Mundane Errands Become Worthwhile Adventures With Alzheimer’s Disease

Mundane Errands Become Worthwhile Adventures With Alzheimer’s Disease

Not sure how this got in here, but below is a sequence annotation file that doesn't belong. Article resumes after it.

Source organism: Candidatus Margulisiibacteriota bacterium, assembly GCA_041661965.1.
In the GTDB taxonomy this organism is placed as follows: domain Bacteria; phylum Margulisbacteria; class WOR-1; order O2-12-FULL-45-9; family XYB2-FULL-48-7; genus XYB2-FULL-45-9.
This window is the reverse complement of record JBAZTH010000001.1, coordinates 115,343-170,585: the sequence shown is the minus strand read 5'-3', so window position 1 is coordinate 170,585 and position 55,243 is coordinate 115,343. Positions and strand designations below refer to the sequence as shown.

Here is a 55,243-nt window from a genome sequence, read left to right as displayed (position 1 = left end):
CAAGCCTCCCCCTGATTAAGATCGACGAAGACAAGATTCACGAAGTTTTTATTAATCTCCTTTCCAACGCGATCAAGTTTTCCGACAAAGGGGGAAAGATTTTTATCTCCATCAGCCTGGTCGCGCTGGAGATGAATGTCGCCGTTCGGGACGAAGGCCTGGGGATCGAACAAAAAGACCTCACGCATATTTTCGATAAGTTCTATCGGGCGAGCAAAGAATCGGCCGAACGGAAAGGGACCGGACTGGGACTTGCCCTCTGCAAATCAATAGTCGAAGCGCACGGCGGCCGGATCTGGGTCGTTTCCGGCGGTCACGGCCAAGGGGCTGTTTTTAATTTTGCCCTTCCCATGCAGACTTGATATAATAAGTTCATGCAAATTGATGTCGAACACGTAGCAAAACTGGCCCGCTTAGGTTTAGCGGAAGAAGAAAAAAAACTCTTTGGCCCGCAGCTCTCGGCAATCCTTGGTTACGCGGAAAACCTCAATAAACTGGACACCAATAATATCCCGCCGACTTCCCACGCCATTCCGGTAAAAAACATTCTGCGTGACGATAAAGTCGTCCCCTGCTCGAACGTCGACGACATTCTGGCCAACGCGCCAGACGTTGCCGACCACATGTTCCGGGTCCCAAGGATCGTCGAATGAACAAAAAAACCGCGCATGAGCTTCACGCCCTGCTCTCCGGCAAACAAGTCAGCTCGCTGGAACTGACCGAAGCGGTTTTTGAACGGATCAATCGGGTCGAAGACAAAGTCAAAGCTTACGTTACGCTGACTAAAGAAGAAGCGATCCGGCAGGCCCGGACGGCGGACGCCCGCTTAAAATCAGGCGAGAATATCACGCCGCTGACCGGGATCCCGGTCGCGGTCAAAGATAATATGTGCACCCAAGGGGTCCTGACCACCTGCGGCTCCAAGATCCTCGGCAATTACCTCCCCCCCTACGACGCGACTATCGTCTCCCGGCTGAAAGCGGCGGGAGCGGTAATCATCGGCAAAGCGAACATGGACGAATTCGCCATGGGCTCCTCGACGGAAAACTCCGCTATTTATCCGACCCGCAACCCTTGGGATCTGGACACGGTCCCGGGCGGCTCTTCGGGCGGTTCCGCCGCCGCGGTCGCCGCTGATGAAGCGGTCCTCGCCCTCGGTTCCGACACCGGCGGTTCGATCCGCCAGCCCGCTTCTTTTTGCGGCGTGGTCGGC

Getting out and about is one of the challenges caregivers face with their loved ones. Isolation is a close, but unwelcome friend for both caregivers and their loved ones with Alzheimer’s disease. In the disease's early stages, people may not experience a significant change in behavior, and peers probably won’t recognize any difference in demeanor. In terms of going here and there, it's likely very little has changed. But as time progresses, running errands becomes difficult. Not only is it harder to get to where you want to go, but also to where you need to go. Caring for a person with Alzheimer’s disease, along with other duties, includes short jaunts for errands. Safety concerns prevent carers from leaving loved ones unattended, so the only alternative may be to bring them along. For someone in the early stages of the disease, the process is fairly easy. Simple instructions are more easily understood, and the person being cared for hasn’t lost the ability to accomplish tasks by themselves. They usually don’t need assistance in the bathroom and are able to socially interact. Increased conflict Conflicts associated with ferrying loved ones on errands increase as the disease takes hold. The thought process that goes into even short outings is astounding, reminiscent of early parenthood. Caregivers think ahead, instinctively planning for worst-case scenarios that could manifest while they’re out. Scheduling strategically, days can’t be too full, but the more proverbial birds killed in a day, the better. Mundane errands, like running to the grocery store, picking up meds at the pharmacy, or shopping for shoes are easily taken for granted in good health. But even climbing in and out of a car can be problematic for someone with dementia and the
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